stick/stand out a mile atmile
stick out like a sore thumb atsore1 (6)
stick out for [stick out for sth] phr v
to refuse to accept less than what you asked for
= ↑hold out for
They offered him £250 but Vic stuck out for £500.
stick to [stick to sth] phr v
1.) to do or keep doing what you said you would do or what you believe in, even when it is difficult
= ↑keep to
Have you been sticking to your diet?
stick to your decision/principles etc
Miguel was determined to stick to his decision.
It looks as if Nick will stick to his word this time.
2.) to keep using or doing one particular thing and not change to anything else
If you're driving, stick to soft drinks.
stick to doing sth
Reporters should stick to investigating the facts.
3.) stick to your guns informal
to refuse to change your mind about something, even though other people are trying to persuade you that you are wrong
Having made up his mind, he stuck to his guns.
4.) stick to the point/subject/facts
to talk only about what you are supposed to be talking about or what is certain
Never mind whose fault it was. Just stick to the facts.
5.) stick to the rules informal
to do something exactly according to the rules
6.) stick to the path/road etc
to stay on a marked path or road so that you do not get lost
7.) stick to the/your story
spoken to continue to say that what you have told someone is true, even though they do not believe you
You intend to stick to this story that she knew nothing of your financial prospects?
8.) stick to the/your knitting
AmE informal to continue paying attention to your own work and not to get involved with what other people are doing
I wish Mrs Reese would stick to her knitting.
9.) stick it to sb
AmE informal to make someone suffer, pay a high price etc
The politicians stick it to the tourists because the tourists don't vote.
stick together phr v
if people stick together, they continue to support each other when they have problems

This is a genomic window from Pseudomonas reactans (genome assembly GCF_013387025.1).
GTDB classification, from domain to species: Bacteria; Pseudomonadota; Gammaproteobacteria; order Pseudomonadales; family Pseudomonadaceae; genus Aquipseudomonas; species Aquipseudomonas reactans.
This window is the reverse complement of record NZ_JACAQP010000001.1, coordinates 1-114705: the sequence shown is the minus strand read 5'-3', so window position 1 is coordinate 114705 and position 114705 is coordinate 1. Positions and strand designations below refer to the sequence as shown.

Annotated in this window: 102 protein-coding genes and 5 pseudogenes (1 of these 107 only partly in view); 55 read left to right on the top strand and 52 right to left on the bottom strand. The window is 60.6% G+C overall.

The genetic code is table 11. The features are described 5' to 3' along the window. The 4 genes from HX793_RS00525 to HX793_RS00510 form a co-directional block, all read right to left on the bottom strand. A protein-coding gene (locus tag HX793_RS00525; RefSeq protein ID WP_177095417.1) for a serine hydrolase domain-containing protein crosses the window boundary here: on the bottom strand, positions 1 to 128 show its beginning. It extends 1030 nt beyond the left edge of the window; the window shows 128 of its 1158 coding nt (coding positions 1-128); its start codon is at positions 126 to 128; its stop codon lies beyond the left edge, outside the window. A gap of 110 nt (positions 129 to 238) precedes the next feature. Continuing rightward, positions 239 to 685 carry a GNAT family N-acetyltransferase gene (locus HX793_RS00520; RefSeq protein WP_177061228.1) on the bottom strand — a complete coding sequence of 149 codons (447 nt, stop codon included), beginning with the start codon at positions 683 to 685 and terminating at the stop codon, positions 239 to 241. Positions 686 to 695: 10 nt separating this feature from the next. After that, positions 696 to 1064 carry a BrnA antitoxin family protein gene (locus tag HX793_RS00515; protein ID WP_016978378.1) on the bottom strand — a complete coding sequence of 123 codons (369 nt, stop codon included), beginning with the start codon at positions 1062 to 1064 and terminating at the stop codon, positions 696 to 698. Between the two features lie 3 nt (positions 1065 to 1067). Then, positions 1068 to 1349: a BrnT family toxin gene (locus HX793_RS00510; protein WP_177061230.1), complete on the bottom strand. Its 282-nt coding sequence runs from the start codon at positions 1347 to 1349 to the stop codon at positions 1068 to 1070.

We're a family, and we stick together no matter what.
stick up phr v
1.) if a part of something sticks up, it is raised up or points upwards above a surface
stick up from/out of/through etc
Part of the boat was sticking up out of the water.
2.) stick 'em up
spoken informal used to tell someone to raise their hands when threatening them with a gun - used in films, stories etc
stick up for [stick up for sb] phr v
to defend someone who is being criticized, especially when no one else will defend them
You're supposed to be sticking up for me!
stick up for yourself
She's always known how to stick up for herself.
stick with / [stick with sth/sb] phr v
1.) to continue doing something the way you did or planned to do before
Let's stick with the original plans.
2.) to stay close to someone
You just stick with me. I'll explain everything as we go along.
3.) to continue doing something, especially something difficult
If you stick with it , your playing will gradually get better.
4.) be stuck with sth/sb
to be made to accept something, do something, spend time with someone etc, when they do not want to
Bill left and I was stuck with the bill.
5.) to remain in someone's memory
Those words will stick with me for the rest of my life.
stick 2
stick2 n
1¦(part of tree)¦
5 (out) in the sticks
6 get (hold of) the wrong end of the stick
9 get on the stick
10 give somebody/get (some) stick
11 up sticks
[: Old English; Origin: sticca]
1.) ¦(PART OF TREE)¦
a long thin piece of wood from a tree, which is no longer attached to the tree
→↑branch, twig ↑twig
They collected sticks to start the fire.
2.) ¦(TOOL)¦
a long thin piece of wood, plastic etc that you use for a particular purpose
a pair of drum sticks
a measuring stick
Aunt Lou walks with a stick (=uses a stick to help her walk) .
3.) ¦(PIECE)¦
a long thin or round piece of something
carrot sticks with dip
a glue stick
stick of
a stick of chewing gum
4.) ¦(SPORTS)¦
a long specially shaped piece of wood, plastic etc that you use in some sports to hit a ball
a hockey stick
5.) (out) in the sticks
a long way from a town or city
They live out in the sticks.
6.) get (hold of) the wrong end of the stick
BrE informal to understand a situation in completely the wrong way
People who think the song is about drugs have got the wrong end of the stick.
7.) ¦(PLANE)¦
the handle you use to control a plane
8.) ¦(CAR)¦
AmE informal a ↑stick shift
9.) get on the stick
AmE spoken to start doing something you should be doing
You'd better get your sales team on the stick.
10.) give sb/get (some) stick
BrE spoken if you give someone stick, you criticize them for something they have done
He's going to get some stick for this!
11.) up sticks
BrE informal if you up sticks, you move to a different area
carrot and stick atcarrot

Dictionary of contemporary English. 2013.